But unfortunately, there are still a few documents that are essential requirements, particularly if you are overlanding with a privately owned or rented vehicle and/or with children.
In many places including Africa and even Europe, it is mandatory to carry physical copies of vehicle insurance and proof of vehicle ownership (or rental).
A copy saved on your mobile phone will most likely not be accepted. Keep the documents stored in the front of the vehicle so they can be retrieved easily.
Also ensure your insurance covers the countries you are entering, particularly in Eastern Europe where insurance requirements vary from country to country.
Another essential document to carry if you are travelling with children is their birth certificate.
Many border control officials request them in addition to their passports and in many cases, they are required to be full certificates and not abridged versions.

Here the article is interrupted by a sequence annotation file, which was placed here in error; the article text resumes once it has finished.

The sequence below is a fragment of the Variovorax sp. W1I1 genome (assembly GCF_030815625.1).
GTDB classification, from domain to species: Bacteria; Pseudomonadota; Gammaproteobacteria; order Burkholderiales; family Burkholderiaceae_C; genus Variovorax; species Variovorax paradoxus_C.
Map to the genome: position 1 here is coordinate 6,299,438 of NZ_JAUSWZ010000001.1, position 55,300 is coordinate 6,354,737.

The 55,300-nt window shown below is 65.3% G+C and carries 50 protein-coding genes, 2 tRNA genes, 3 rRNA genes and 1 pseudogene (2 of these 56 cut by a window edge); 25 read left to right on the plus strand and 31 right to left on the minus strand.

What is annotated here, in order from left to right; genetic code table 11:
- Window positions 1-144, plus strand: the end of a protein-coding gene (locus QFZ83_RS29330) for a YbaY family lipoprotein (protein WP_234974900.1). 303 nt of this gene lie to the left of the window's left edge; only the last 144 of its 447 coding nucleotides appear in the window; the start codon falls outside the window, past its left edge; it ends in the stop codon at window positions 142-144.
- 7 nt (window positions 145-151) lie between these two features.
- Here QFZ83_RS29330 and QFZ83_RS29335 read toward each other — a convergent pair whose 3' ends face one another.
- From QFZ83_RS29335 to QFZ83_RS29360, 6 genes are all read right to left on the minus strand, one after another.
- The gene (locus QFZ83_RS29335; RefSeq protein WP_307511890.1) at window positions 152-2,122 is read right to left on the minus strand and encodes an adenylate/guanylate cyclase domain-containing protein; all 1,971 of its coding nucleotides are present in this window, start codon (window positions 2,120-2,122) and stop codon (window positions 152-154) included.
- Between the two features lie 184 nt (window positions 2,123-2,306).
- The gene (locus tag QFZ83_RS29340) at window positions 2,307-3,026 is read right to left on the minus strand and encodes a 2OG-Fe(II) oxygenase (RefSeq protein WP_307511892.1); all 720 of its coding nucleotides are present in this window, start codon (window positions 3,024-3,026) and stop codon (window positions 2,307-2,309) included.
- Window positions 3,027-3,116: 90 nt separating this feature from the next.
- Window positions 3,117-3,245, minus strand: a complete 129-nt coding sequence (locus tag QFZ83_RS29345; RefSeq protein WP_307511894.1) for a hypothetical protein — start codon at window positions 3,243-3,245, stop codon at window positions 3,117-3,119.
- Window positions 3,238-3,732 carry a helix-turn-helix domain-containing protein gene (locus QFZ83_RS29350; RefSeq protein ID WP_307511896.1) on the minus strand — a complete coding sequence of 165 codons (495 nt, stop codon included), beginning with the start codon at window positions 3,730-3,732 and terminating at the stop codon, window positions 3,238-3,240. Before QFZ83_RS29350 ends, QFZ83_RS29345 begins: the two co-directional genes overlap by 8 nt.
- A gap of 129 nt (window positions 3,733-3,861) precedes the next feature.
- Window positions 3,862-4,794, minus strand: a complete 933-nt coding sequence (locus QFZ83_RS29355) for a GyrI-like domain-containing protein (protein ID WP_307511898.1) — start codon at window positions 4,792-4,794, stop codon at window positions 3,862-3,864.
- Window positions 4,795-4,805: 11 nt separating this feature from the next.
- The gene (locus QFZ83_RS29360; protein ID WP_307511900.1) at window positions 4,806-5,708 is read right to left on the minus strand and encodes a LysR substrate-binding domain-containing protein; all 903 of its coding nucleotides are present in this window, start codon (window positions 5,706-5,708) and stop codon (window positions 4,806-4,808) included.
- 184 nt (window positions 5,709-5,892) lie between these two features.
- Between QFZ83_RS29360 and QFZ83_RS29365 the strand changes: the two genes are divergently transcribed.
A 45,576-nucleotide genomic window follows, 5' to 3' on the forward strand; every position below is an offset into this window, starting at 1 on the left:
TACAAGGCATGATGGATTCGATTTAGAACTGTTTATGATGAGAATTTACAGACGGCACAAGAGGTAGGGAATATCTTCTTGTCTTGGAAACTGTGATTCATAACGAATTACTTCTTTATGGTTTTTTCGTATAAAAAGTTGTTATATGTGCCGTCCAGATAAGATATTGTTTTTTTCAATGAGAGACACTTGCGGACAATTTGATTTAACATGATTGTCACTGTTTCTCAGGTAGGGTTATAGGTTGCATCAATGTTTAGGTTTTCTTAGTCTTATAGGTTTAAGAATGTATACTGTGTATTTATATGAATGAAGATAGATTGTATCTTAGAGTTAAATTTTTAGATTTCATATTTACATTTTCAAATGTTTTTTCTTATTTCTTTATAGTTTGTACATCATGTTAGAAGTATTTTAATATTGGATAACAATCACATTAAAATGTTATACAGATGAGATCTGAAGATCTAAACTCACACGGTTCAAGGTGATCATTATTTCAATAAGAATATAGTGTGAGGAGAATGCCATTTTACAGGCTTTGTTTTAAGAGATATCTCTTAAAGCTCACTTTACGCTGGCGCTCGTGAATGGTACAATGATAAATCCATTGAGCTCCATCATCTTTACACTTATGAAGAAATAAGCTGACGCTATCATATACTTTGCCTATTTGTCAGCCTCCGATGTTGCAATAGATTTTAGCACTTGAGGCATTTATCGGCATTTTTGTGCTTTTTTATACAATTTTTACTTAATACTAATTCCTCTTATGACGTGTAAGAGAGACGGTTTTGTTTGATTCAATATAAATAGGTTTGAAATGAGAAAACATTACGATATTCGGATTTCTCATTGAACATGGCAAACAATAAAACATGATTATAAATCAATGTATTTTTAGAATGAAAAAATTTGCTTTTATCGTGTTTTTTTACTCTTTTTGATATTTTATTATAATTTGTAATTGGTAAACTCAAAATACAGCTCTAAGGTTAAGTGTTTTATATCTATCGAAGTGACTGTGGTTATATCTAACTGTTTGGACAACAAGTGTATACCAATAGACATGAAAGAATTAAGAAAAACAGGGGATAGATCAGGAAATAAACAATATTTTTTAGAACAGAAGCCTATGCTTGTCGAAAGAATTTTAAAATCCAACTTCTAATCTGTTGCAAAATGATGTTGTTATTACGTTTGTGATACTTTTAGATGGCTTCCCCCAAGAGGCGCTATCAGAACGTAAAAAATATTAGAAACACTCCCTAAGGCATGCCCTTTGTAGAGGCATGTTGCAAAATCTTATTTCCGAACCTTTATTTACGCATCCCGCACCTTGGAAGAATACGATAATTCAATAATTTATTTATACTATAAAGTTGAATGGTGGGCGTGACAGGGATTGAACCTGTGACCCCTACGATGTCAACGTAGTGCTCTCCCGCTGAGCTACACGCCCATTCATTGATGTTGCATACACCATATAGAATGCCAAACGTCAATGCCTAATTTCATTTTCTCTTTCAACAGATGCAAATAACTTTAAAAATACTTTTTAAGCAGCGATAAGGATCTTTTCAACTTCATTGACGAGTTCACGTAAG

In many countries, you are also required to produce travel consent forms if only one parent is travelling with the child.
It is important to check entry conditions prior to arrival and ensure you have all necessary documentation.
It also never hurts to keep sets of passport-sized photographs for visas applied for en-route.
5. Packing Well
Learn how to pack your bag well
Packing your hand luggage smartly can save you a lot of headaches and gain you lots of space says Suzy from Explore Bari.
I often travel up to a week with just one piece of hand luggage. The advantage is that I don't have any extra costs for check-in luggage in cheap airlines.
My basic tip is not to fold your clothes, but to roll and stack them next to each other.
Socks and underwear can also be rolled up and stored in your shoes. That way, sensitive things like your camera can be put in between and are thus stable and protected.